Published on Mon Jul 05 2021

COVID-19 vaccine hesitancy and refusal and associated factors in an adult population in Saskatchewan, Canada: Evidence from predictive modelling

Muhajarine, N., Adeyinka, D. A., McCutcheon, J., Green, K. L., Fahlman, M., Kallio, N.

A high population level of vaccination is required to control the COVID-19 pandemic, but not all Canadians are ready to get a vaccine. Seventy-six percent of the respondents indicated that they had been or were willing to be vaccinated.

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Abstract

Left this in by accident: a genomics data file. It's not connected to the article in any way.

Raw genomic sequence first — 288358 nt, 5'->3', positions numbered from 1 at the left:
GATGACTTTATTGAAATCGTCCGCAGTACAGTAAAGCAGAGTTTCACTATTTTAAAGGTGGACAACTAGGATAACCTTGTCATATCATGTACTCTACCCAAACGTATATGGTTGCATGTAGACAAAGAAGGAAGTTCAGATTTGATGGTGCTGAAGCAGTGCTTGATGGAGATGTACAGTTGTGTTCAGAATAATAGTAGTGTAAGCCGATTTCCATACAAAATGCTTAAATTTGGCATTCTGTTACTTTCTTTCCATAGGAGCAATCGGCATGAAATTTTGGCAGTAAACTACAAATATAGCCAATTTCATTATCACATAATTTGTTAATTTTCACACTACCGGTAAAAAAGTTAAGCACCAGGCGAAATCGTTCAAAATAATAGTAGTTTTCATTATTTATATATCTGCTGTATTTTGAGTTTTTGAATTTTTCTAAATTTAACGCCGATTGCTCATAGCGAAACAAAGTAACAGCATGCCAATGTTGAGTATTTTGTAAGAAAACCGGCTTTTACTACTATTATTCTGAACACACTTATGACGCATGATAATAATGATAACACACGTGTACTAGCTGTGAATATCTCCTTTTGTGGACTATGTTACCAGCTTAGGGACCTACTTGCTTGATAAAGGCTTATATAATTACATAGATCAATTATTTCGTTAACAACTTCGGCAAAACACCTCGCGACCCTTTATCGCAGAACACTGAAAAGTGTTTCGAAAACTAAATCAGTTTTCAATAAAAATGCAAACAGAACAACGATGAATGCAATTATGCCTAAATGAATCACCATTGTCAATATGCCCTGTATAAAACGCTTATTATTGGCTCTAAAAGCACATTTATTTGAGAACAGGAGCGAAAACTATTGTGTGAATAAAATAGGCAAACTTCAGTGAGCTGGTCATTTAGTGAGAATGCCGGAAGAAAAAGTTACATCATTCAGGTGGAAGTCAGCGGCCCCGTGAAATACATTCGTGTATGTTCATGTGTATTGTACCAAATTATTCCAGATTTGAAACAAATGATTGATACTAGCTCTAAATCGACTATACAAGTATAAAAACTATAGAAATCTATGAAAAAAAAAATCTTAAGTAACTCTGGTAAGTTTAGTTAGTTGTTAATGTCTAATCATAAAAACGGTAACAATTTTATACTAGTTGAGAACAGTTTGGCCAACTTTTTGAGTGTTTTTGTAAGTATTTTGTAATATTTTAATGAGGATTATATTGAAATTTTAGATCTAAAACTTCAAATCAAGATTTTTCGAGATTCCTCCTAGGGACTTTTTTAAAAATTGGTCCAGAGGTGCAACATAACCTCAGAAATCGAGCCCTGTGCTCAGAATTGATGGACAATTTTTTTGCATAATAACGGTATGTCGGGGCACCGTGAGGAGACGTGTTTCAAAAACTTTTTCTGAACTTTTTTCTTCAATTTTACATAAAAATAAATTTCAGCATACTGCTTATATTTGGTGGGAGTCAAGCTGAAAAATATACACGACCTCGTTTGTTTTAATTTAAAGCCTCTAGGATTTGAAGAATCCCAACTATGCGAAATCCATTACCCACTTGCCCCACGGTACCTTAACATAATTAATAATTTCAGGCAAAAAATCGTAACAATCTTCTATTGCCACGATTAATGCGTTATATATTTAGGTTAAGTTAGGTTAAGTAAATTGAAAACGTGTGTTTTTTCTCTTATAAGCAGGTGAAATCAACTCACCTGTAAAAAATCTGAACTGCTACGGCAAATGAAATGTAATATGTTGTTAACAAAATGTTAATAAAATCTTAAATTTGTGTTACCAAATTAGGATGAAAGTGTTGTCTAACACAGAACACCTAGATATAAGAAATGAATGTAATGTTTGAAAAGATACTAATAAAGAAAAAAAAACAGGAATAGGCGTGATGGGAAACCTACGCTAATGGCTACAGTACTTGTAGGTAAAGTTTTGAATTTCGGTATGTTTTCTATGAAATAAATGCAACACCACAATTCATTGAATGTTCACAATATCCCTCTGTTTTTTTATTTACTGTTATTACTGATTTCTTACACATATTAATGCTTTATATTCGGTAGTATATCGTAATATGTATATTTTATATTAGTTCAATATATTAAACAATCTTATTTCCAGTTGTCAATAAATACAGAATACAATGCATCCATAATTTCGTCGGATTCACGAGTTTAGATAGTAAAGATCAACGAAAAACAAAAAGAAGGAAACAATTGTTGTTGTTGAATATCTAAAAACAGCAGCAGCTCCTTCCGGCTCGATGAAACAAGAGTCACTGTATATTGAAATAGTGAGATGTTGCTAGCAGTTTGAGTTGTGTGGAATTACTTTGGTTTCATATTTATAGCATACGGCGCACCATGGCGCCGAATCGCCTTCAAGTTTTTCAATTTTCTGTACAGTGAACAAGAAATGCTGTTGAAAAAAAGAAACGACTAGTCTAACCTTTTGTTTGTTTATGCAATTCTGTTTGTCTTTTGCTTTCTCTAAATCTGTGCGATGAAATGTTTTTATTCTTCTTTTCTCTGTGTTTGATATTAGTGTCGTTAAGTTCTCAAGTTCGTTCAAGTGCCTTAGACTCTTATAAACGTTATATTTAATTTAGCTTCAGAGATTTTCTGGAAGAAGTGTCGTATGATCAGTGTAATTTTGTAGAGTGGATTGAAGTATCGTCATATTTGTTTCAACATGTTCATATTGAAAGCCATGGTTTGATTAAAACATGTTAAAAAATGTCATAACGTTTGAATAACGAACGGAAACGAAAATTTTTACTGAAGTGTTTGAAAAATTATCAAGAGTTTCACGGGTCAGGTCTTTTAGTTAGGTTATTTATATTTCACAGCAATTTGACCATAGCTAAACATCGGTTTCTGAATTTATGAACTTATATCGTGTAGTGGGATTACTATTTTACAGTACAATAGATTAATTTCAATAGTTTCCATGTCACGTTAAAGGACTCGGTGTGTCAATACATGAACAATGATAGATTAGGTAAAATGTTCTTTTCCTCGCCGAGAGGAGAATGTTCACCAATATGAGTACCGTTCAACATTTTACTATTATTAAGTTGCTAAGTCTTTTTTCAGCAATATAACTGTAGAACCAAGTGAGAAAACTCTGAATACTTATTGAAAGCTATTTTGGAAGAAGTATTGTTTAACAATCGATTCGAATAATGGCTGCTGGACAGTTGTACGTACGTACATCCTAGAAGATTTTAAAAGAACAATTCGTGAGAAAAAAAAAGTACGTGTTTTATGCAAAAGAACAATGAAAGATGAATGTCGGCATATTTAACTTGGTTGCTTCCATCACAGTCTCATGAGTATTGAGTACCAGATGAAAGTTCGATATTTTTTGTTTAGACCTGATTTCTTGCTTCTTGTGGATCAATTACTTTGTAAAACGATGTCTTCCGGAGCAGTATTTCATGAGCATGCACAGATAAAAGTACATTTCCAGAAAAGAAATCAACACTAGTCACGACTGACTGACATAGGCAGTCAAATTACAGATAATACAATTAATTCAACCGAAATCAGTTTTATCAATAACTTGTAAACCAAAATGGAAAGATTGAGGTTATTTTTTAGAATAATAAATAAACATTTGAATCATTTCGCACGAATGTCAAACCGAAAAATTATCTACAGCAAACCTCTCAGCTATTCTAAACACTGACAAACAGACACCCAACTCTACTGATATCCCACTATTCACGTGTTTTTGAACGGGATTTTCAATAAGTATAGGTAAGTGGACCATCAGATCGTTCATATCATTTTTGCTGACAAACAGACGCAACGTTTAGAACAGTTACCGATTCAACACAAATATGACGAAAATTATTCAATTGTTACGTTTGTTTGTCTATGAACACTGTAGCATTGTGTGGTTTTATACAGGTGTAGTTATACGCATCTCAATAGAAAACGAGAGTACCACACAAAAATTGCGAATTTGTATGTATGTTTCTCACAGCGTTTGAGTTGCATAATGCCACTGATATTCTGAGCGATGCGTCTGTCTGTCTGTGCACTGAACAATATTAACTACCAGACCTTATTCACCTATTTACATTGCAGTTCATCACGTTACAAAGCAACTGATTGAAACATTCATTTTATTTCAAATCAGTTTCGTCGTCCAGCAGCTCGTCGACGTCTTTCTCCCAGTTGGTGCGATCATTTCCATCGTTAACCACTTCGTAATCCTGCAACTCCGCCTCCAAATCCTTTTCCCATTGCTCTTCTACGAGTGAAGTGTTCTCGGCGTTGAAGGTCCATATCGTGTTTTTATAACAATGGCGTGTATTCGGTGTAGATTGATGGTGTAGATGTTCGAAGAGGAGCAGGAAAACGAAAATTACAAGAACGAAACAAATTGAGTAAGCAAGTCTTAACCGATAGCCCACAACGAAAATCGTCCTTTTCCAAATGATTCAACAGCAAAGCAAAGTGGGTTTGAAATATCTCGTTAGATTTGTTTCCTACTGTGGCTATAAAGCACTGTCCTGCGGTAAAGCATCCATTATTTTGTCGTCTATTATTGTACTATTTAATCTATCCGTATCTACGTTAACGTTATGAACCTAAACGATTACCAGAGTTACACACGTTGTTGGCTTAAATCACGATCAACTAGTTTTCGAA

Background. A high population level of vaccination is required to control the COVID-19 pandemic, but not all Canadians are ready to get a vaccine. The objectives of this study were to describe COVID-19 vaccine acceptance, hesitancy and refusal rates and associated factors in Saskatchewan, Canada. Methods. This study consisted of a weighted sample of 9,252 survey responses from 7,265 Saskatchewan adults between May 4, 2020 and April 3, 2021. The outcome variable was vaccine intention: vaccine acceptance, hesitancy, and refusal. The independent variables were socio-demographic factors, risk of exposure to coronavirus, mitigating behaviours, and perceptions of COVID-19. Results. Seventy-six percent of the respondents indicated that they had been or were willing to be vaccinated, 13% not decided, and the remaining 11% said would not be vaccinated. Factors that increased the likelihood of vaccine refusal and hesitancy were lower education level, financial instability, Indigenous status, and not being concerned about spreading the coronavirus. Conclusion. Reaching sufficient coverage of the population is likely to require targeted efforts to convince those who are resistant or unsure.